The principal place of business of a company is the primary location in which its business operations are managed. This is generally where the business’s books and records are kept and is often where the chief executive of the firm and other senior management personnel are situated and do their work
Determining the principal place of business of a company is not always a straightforward matter. In the case of a business that operates only in one locality or is a sole proprietorship, it might be relatively easy; the business’s principal place of business is the state in which their store or another facility in which they conduct most of their operations is located. A principal place of business refers to the main location in which a company conducts the bulk of its operations.
However, the same cannot be said for larger corporations. A large corporation might have more than one domicile and it is likely to have operations in more than one state. One domicile for a corporation is always the state in which it is incorporated.
If a corporation’s principal place of business or headquarters is in another state, that location is also considered its domicile. The legal meaning of domicile is the state of citizenship of a person or entity. Jurisdiction is important for legal purposes because that is the court in which a person or business entity can be sued.
Although most corporations are initially incorporated in the same state that is their principal place of business, certain states, usually Delaware and New York, are popular places to incorporate because they have business-friendly laws. Also, their courts have generated well-developed bodies of corporate case law and their judges are considered knowledgeable about business issues.
So, many U.S. corporations are incorporated in Delaware, but maintain their principal places of business in other states, so they have two domiciles.
Before 2010, courts were divided on the issue of how to determine a corporation’s principal place of business. That was because of the fact that many large corporations often operate in multiple states. In 2010, the U.S. Supreme Court provided resolution of the definition of a corporation’s principal place of business. The Court held that a corporation’s principal place of business is the place where a corporation’s officers direct, control, and coordinate the corporation’s activities.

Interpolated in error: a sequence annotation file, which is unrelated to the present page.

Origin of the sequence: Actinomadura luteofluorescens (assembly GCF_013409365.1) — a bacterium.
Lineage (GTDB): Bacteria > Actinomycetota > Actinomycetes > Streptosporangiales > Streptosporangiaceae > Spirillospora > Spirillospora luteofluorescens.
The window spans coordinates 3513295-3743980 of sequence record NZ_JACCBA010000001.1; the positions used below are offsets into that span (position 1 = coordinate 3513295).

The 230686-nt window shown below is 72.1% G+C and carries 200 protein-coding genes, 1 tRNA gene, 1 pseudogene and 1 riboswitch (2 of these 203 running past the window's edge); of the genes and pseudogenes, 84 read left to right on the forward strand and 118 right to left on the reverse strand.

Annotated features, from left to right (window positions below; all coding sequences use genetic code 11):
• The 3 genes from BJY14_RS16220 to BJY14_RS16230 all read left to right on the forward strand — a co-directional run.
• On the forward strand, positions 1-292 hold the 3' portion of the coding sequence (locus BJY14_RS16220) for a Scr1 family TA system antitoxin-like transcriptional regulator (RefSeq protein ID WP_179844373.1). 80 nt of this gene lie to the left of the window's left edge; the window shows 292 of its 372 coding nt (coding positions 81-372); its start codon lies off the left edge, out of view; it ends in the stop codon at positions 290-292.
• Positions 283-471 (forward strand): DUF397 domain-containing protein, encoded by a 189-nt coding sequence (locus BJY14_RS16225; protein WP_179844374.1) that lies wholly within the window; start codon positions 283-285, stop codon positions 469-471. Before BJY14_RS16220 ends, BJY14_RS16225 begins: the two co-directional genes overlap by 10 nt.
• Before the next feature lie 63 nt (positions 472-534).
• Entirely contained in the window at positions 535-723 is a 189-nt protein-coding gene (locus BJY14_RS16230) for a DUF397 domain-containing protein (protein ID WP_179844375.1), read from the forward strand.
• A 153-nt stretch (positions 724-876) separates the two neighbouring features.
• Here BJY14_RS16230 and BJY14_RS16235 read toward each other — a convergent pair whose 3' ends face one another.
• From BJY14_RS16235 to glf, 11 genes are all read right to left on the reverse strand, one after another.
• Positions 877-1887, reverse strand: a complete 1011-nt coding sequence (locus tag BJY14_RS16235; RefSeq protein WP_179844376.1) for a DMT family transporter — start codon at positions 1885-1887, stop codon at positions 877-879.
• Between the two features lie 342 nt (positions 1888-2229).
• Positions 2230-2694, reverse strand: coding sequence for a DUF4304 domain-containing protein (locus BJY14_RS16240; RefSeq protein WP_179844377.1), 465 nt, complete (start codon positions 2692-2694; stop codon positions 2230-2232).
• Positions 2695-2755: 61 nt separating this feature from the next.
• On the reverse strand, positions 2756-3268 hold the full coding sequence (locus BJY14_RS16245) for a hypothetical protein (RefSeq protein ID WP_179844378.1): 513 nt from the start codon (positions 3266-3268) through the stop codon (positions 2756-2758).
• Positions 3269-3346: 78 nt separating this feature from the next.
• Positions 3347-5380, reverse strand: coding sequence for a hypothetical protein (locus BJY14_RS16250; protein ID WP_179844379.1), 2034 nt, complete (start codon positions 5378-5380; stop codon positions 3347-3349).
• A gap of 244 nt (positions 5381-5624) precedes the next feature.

The Court also characterized a corporation’s principal place of business as the “nerve center” of the operation. Usually, a corporation’s nerve center would be the place where it maintains its headquarters, if, of course, that the headquarters is the actual center of direction, control, and coordination for the corporation. It is. its true “nerve center,” and not just a place to which board members travel on occasion for board meetings.
Although courts had in the past applied a variety of tests to determine a corporation’s principal place of business, the Supreme Court in the case of Hertz Corp. v. Friend, the Supreme Court,decided that the “nerve center” test would be the test to apply in all cases. In the Hertz opinion, the court explained that a corporation’s “nerve center” is the place where “a corporation’s officers direct, control, and coordinate the corporation’s activities.”
For example, if a company’s officers direct a company’s business activities in New York, then its principal place of business is New York regardless of the company’s degree of activity in any other state. Per the Hertz standard, a corporation has only one principal place of business.
However, having only one principal place of business does not preclude the corporation from being a citizen of multiple states. For example, when a corporation is incorporated in a different state than the state in which its headquarters are located, it is a citizen and it can be sued in either of the states in which it is domiciled.
So, in order to determine a corporation’s principal place of the business, courts generally consider two facts:
- The state in which the largest volume of the corporation’s operations is located; and
- The state in which the largest number of the corporation’s top executives is located.
If the answers for both questions are the same, then that state would be the corporation’s principal place of business. However, if the answers differ, then courts look to determine in which state its nerve center is located.
Corporations are often required to designate their principal place of business with the Secretary of the State of the state in which they are incorporated, but this requirement varies depending on individual state laws. Identifying a corporation’s principal place of business is important both for the Internal Revenue Service (IRS), as well as for determining “diversity of citizenship” for the purpose of jurisdiction.